Jim Davies Creative Review
As well as directing their own films, Nichola Bruce and MichaelCoulson made a reputation for themselves as creative consultants for other filmmakers. Directors include: such renowned directors as John Boorman, Neil Jordan, for whom they created the storyboards for Company of Wolves, Peter Greenaway for whom they created an exhibition at the Edinburgh Festival and Richard Lester. They also created the storyboards for Absolute Beginners produced by Palace Pictures, and film posters for directors Chris Petit, Jen Jacques Beneieux, Yukio Mikshima, Channel Four television, and Peter Greenaway. Bruce and Coulson worked with Godley and Crème making music videos and created programmes for British television. Credits include: "The Human Face," an arts documentary for the BBC, with Laurie Anderson, nominated for a BAFTA award, and "Club X" a youth music and arts series for Channel 4.
In the guise of Muscle Films and Kruddart, Michael Coulson and Nichola Bruce produce a wide-ranging body of illustrative and film work. The term multi-disciplinary could have been invented especially for this pair of collaborators: their prolific output includes music, design, illustration, scriptwriting, poetry, painting and film making. But we’re certainly not a pair of odd job merchants ,” insists Bruce.
Their main raison d’etre is filmmaking, and most of their other work refers to films, explicitly or obliquely. They both studied film at Middlesex Poly in the late 70s, and see it as suitable melting pot for their talents. Their film projects can take two years to three years to come to fruition, and their paintings, often related to their film project, “keep them going in the meantime”.
Working with others is some thing that excites the team.” Once you’ve worked with someone it’s difficult to work by yourself,” says Coulson. “It’s good to have some else around even if it’s just to tell you what you’re doing is crap. When I work by myself I feel like dragging someone in off the street and saying, “What do you think of this?”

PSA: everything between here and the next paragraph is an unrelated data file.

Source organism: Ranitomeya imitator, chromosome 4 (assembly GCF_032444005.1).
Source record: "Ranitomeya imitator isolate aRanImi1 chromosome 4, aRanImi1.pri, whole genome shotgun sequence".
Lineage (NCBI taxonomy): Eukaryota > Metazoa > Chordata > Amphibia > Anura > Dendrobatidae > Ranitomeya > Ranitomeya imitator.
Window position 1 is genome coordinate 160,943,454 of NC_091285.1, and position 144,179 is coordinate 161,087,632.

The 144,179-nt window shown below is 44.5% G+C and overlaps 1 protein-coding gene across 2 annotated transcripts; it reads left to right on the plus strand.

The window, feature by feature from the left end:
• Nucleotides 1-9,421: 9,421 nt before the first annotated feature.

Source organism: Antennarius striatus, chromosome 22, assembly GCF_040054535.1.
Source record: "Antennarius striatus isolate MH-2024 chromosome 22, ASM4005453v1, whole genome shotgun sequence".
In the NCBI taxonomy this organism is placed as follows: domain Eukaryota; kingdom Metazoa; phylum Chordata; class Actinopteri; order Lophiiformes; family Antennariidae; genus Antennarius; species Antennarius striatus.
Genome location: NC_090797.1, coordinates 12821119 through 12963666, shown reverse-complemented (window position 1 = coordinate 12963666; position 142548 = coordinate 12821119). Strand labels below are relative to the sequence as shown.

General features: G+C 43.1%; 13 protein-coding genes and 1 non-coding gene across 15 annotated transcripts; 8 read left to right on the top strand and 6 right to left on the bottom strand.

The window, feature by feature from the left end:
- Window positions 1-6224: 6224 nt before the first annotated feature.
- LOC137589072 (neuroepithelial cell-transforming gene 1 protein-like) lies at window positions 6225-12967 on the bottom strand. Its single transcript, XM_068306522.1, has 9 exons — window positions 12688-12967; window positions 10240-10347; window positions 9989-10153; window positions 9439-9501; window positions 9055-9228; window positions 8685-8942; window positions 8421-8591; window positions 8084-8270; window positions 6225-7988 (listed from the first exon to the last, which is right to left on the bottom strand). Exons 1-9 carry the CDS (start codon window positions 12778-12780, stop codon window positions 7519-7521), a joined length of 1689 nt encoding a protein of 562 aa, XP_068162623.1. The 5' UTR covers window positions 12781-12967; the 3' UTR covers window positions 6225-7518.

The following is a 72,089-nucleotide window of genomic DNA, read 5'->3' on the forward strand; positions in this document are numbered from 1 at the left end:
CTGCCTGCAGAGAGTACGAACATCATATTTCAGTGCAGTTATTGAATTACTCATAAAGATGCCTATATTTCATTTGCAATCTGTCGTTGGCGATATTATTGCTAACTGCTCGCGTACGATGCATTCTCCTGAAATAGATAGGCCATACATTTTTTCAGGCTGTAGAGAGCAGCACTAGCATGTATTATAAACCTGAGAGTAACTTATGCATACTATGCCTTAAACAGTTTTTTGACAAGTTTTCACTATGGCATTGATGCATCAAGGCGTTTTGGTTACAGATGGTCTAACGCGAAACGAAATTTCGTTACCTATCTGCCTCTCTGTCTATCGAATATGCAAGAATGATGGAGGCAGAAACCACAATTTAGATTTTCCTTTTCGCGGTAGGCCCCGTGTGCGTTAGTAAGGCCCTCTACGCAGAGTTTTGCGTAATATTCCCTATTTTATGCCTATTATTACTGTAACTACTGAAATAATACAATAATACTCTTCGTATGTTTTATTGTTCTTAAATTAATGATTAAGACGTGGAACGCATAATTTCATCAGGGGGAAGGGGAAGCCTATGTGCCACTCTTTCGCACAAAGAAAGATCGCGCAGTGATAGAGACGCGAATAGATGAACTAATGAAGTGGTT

Coulson and Bruce often have several paintings on the go at the same time. “We’ll put four or five paintings on the walls, and if you can’t do a bit like a hand or something, you swap over to one of the others,” explains Bruce. They believe in painting quickly and aggressively; part of their inspiration, they say, was born out of punk. “There’s nothing worse than being afraid of the paper,” says Bruce. Their boredom threshold is very low, which explains why the range of their projects is so diverse and their style so eclectic.
Despite the variety, the way they work does have a sort of sequential logic. It usually starts with the concept for a film. Notes will be taken, sketches drawn, ideas will start to flow, sketches might develop into storyboards, storyboards into paintings, paintings into scripts, scripts into film. At any of these stages though things might start to get interesting, and a film project could end being a Kruddart (Nichola and Michael’s design company) project or an art project could metamorphose into a film.
The film work and the illustrative work are independent. Sarah Culshaw at Sharp Practice, which has recently taken on the task of promoting Kruddart, admires their unusual mix of collage and montage; and confirms that “film informs their illustrative work”.